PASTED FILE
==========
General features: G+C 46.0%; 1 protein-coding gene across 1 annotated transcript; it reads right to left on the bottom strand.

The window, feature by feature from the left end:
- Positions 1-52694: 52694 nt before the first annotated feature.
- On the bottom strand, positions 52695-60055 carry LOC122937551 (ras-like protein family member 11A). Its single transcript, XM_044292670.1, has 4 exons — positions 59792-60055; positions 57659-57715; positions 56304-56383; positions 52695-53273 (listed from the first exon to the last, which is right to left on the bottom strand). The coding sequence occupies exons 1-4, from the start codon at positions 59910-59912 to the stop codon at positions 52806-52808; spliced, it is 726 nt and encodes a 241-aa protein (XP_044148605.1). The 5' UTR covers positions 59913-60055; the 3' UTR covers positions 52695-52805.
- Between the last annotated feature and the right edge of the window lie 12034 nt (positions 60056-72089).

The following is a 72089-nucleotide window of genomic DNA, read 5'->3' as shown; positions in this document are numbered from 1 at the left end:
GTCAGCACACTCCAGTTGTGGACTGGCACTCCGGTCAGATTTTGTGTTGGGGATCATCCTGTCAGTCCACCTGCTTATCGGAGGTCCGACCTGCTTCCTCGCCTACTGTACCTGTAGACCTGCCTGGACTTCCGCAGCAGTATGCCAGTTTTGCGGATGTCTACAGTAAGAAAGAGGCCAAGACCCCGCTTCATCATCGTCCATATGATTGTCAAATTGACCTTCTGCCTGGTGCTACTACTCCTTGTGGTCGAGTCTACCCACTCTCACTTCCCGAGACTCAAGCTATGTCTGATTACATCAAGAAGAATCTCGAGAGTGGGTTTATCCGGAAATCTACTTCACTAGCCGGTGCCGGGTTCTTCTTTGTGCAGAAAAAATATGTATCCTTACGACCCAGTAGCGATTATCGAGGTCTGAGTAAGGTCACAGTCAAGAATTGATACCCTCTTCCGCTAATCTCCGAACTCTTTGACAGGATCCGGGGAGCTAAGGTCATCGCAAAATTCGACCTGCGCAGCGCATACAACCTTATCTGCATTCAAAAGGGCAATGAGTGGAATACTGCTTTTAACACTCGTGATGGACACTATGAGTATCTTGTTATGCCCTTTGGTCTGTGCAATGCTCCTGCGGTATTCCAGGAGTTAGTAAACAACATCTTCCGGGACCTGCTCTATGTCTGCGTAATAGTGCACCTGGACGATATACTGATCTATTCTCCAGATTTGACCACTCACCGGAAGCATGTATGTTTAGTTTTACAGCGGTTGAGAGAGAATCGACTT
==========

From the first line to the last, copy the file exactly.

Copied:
General features: G+C 46.0%; 1 protein-coding gene across 1 annotated transcript; it reads right to left on the bottom strand.

The window, feature by feature from the left end:
- Positions 1-52694: 52694 nt before the first annotated feature.
- On the bottom strand, positions 52695-60055 carry LOC122937551 (ras-like protein family member 11A). Its single transcript, XM_044292670.1, has 4 exons — positions 59792-60055; positions 57659-57715; positions 56304-56383; positions 52695-53273 (listed from the first exon to the last, which is right to left on the bottom strand). The coding sequence occupies exons 1-4, from the start codon at positions 59910-59912 to the stop codon at positions 52806-52808; spliced, it is 726 nt and encodes a 241-aa protein (XP_044148605.1). The 5' UTR covers positions 59913-60055; the 3' UTR covers positions 52695-52805.
- Between the last annotated feature and the right edge of the window lie 12034 nt (positions 60056-72089).

The following is a 72089-nucleotide window of genomic DNA, read 5'->3' as shown; positions in this document are numbered from 1 at the left end:
GTCAGCACACTCCAGTTGTGGACTGGCACTCCGGTCAGATTTTGTGTTGGGGATCATCCTGTCAGTCCACCTGCTTATCGGAGGTCCGACCTGCTTCCTCGCCTACTGTACCTGTAGACCTGCCTGGACTTCCGCAGCAGTATGCCAGTTTTGCGGATGTCTACAGTAAGAAAGAGGCCAAGACCCCGCTTCATCATCGTCCATATGATTGTCAAATTGACCTTCTGCCTGGTGCTACTACTCCTTGTGGTCGAGTCTACCCACTCTCACTTCCCGAGACTCAAGCTATGTCTGATTACATCAAGAAGAATCTCGAGAGTGGGTTTATCCGGAAATCTACTTCACTAGCCGGTGCCGGGTTCTTCTTTGTGCAGAAAAAATATGTATCCTTACGACCCAGTAGCGATTATCGAGGTCTGAGTAAGGTCACAGTCAAGAATTGATACCCTCTTCCGCTAATCTCCGAACTCTTTGACAGGATCCGGGGAGCTAAGGTCATCGCAAAATTCGACCTGCGCAGCGCATACAACCTTATCTGCATTCAAAAGGGCAATGAGTGGAATACTGCTTTTAACACTCGTGATGGACACTATGAGTATCTTGTTATGCCCTTTGGTCTGTGCAATGCTCCTGCGGTATTCCAGGAGTTAGTAAACAACATCTTCCGGGACCTGCTCTATGTCTGCGTAATAGTGCACCTGGACGATATACTGATCTATTCTCCAGATTTGACCACTCACCGGAAGCATGTATGTTTAGTTTTACAGCGGTTGAGAGAGAATCGACTT